TortDeform points us to an excellent article in Mother Jones about systemic fraud in the franchise industry, an article which includes this passage:

Hoping to recoup their losses, Welshans and Williams sued in Maryland federal court. But Coffee Beanery struck back in Michigan; a federal judge there ordered the couple—as required in the fine print of their franchise agreement—to instead take their dispute to a private arbitrator selected by the company. (Such binding arbitration clauses are boilerplate in contracts for everything from cell phones to credit cards.) Welshans had to borrow another $100,000 from his brother-in-law just to proceed with the process, which required steep fees up front.

She ordered the couple to pay $187,452 in legal fees and arbitration expenses—not including their own legal tab or the cost of travel to and from Michigan. Among the charges: $16,800 for Barron’s services, $35,571 for a court reporter and transcription, even $504 for the Beanery lawyers’ lunches.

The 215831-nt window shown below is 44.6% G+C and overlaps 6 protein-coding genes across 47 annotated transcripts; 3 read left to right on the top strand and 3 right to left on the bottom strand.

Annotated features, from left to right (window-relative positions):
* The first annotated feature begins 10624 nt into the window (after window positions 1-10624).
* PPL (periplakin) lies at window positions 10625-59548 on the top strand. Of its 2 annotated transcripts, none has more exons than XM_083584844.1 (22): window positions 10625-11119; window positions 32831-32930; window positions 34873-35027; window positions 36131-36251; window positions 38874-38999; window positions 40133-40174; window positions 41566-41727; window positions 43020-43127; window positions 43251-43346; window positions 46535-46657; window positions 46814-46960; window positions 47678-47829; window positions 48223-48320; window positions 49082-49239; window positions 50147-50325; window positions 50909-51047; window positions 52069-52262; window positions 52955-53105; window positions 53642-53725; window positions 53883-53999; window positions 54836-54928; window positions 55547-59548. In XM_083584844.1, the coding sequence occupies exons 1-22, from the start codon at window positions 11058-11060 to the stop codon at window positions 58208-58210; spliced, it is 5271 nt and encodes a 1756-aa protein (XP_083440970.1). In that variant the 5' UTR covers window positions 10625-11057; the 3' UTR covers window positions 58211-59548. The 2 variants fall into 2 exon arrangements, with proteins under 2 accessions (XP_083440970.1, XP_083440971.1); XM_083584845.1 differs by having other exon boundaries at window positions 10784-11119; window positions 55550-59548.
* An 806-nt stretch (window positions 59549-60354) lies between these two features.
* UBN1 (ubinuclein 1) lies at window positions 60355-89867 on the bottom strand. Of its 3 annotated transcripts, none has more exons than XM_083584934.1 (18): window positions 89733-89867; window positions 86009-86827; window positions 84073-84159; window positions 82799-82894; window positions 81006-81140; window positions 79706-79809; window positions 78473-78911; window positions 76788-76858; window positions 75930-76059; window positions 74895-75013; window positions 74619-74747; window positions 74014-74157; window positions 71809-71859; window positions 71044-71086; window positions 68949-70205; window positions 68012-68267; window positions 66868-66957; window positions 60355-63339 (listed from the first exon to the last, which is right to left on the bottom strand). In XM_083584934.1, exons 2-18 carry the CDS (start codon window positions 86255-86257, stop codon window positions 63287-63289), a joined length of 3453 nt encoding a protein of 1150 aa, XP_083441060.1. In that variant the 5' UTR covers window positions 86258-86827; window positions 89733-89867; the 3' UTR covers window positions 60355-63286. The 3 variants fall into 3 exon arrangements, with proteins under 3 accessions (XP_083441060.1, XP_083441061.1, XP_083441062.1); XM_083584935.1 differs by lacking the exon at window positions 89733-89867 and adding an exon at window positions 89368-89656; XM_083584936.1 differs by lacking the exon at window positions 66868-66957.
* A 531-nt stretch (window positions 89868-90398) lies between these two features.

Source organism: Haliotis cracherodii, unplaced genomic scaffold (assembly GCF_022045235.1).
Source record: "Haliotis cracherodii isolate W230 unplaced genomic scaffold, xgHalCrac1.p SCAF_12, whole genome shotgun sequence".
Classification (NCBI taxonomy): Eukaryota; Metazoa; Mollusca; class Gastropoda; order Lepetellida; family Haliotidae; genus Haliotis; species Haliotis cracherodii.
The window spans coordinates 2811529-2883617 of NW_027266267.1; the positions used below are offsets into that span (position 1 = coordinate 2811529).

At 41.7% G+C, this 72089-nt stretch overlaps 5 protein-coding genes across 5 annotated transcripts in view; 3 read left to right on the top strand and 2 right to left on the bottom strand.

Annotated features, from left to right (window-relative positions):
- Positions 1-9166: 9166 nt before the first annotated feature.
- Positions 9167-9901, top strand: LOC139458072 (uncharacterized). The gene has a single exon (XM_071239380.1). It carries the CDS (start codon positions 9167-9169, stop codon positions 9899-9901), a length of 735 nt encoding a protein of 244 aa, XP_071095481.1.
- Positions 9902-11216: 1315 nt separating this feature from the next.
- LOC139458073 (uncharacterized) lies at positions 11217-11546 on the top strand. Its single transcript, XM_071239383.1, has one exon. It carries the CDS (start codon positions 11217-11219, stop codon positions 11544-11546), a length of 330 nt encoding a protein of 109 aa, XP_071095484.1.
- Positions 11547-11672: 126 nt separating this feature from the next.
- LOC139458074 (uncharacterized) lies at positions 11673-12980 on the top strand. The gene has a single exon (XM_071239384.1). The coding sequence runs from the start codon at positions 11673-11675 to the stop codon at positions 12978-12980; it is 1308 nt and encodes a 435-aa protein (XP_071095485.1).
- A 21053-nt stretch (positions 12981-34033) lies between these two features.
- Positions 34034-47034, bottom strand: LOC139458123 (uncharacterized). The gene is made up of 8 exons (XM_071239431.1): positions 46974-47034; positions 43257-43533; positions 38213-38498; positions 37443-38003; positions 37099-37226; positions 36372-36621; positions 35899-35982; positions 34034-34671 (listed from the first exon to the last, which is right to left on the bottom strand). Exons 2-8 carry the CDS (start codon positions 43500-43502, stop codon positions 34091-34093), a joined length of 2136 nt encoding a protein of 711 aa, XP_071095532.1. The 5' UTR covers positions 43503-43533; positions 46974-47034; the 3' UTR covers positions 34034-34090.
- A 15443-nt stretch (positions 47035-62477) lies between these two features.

Arbitration has a place in the American legal system. It is no panacea, but for many businesses it enables a comparatively quicker and less painful (though often more expensive, given the arbitrator’s fees) method for resolving disputes with other businesses.

But let’s be real: anyone who demands they alone have the right to choose the arbitrator is trying to defraud you.

There is a huge roster of fair and impartial arbitrators who would be happy to hear your case, and multiple services (like AAA and JAMS) willing to provide you options. No business has good reason for demanding they be able to unilaterally choose the arbitrator in advance.

If the parties want to name a particular arbitrator in advance, that’s fine, as the parties have an opportunity to explore who that person is, but leaving the option open for an unfettered choice down the line after the wrongful conduct has occurred is unreasonable and should be prohibited by the Federal Arbitration Act (keep in mind — arbitration is not a “contractual” right, it’s a statutorily-prescribed method of dispute resolution, making Congress complicit in these abuses).

I wouldn’t buy the time of day from someone who proposed that and neither should you.